- The Washington Times - Friday, May 16, 2003

I first saw the distinctive black-and-red Mercedes bus and trailer in a Florence campsite high above the silvery Arno River in 1968. Along its side in big letters were the German words Das Rollende Hotel, the Rolling Hotel.

The trailer it pulled, about the same size as the bus, had sleeping compartments, and the back opened up into a small kitchen. Quickly and efficiently, the Germans set up everything, including their folding benches and chairs, and soon sat down to dinner.

Fast forward to 2001, when I see the Das Rollende Hotel’s catalog — student travel, expedition travel, world bus travel — on a friend’s coffee table. My wife can spot a bargain, so we e-mail our choice for a trip, No. 21 Corfu. We send off a check, receive a cautionary note stating the tour is in German and are given an address in Munich and a date and time to meet the bus.

The day before our departure, we search Munich for the Cirkus-Krone Bau. We find a statue of a circus clown in an area of that name and figure this is near where we pick up our trip. In driving rain at 7 the following morning, a cab drops us at the former site of the traveling circus. In a nearby parking lot, we see eight red buses but no trailers. Hmmm?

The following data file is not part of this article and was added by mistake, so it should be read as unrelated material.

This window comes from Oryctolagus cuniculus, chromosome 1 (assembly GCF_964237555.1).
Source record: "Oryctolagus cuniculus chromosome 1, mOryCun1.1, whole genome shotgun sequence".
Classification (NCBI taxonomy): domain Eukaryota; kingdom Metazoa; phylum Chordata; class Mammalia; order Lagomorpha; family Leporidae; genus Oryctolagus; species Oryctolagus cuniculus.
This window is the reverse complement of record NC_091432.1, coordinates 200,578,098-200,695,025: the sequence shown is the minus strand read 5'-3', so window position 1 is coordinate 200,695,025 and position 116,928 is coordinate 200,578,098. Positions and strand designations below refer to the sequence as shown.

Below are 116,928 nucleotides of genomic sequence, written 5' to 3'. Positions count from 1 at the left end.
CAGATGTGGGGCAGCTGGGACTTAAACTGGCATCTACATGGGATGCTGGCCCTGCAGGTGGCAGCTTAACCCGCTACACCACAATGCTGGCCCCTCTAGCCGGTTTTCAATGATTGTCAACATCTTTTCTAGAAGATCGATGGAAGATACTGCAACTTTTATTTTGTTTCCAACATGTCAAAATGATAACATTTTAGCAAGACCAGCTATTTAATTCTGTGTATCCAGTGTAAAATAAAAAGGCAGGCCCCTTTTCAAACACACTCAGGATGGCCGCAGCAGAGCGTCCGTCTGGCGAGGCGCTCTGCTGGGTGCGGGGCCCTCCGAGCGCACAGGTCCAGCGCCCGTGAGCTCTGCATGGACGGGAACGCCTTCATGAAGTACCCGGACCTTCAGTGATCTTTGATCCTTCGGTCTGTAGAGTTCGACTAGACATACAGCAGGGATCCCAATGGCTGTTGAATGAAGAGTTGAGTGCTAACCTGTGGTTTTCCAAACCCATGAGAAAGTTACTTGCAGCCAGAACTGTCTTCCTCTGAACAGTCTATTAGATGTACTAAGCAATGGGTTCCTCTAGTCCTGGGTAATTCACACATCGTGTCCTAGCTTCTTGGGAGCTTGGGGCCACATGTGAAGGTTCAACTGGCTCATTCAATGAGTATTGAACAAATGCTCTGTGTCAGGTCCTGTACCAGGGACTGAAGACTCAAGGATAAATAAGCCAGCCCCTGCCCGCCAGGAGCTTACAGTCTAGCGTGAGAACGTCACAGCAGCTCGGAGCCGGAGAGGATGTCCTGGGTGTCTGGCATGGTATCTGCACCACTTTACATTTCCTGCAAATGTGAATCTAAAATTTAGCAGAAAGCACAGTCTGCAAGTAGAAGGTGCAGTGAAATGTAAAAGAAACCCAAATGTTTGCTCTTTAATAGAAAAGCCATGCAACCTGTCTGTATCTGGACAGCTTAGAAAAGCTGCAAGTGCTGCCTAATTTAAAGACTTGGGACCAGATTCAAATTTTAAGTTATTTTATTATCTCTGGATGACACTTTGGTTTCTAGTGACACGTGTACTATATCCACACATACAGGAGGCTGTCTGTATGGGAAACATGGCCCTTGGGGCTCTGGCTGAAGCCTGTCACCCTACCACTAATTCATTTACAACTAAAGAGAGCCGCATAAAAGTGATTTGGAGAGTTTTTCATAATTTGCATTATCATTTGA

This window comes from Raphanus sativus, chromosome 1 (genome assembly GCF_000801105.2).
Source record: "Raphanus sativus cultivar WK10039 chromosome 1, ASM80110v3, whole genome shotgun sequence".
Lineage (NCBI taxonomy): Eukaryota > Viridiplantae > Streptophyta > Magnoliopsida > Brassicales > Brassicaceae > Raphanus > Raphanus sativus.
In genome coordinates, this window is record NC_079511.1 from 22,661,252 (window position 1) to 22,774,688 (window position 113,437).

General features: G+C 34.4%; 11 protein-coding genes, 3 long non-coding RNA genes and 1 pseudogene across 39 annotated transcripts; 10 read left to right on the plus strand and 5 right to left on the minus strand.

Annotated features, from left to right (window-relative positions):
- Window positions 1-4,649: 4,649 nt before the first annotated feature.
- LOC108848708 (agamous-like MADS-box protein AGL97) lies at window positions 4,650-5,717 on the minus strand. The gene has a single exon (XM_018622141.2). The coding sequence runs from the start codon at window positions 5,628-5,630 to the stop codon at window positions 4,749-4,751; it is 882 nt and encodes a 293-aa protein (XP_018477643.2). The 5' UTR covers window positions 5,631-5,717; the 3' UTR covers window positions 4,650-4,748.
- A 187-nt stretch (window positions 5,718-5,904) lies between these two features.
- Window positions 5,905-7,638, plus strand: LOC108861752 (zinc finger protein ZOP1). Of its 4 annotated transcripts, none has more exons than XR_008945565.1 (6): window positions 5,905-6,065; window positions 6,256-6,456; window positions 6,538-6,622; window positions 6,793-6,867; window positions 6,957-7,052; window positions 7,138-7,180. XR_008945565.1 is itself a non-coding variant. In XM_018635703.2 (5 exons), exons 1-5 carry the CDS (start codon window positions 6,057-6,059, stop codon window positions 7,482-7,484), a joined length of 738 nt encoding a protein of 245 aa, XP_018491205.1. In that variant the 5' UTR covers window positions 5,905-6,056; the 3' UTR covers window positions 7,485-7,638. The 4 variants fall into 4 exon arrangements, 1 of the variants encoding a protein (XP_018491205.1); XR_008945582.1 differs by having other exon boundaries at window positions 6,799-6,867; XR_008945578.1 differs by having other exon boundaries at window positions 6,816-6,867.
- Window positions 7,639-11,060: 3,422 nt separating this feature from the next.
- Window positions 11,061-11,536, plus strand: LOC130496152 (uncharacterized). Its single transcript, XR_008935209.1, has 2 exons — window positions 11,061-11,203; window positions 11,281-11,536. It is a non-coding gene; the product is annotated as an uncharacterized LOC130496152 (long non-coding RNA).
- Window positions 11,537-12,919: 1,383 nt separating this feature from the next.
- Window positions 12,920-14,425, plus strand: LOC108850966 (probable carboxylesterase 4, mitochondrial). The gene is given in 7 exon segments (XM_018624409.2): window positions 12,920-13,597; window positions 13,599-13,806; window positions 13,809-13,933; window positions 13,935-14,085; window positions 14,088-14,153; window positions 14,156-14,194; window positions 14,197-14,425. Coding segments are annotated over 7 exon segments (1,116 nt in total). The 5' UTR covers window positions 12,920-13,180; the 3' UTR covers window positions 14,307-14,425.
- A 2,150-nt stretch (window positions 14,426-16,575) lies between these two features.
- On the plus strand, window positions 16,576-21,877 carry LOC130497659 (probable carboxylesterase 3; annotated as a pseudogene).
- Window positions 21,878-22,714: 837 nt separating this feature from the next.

We make our wet rounds of buses, asking “Corfu?” “Nein, Spanien.” “Nein, Frankreich.” “Nein, Italien.”

So it goes through six European destinations. This is a real circus, I think. Then a smiling Bavarian driver, Erhard Muhlbauer, answers, “My bus goes to Corfu. Put rucksacks in bus.” We sit. A couple tells us we’re in their seats. We move. Mr. Muhlbauer says our names aren’t on the Sitzplan. We stand.

“Do we stand until Greece?” my wife asks. Moments later, Mr. Muhlbauer smiles, finds our names on the Sitzplan and points to our seats. Suitcases ride below, and rucksacks fill the back aisle next to us. Beats standing, I think.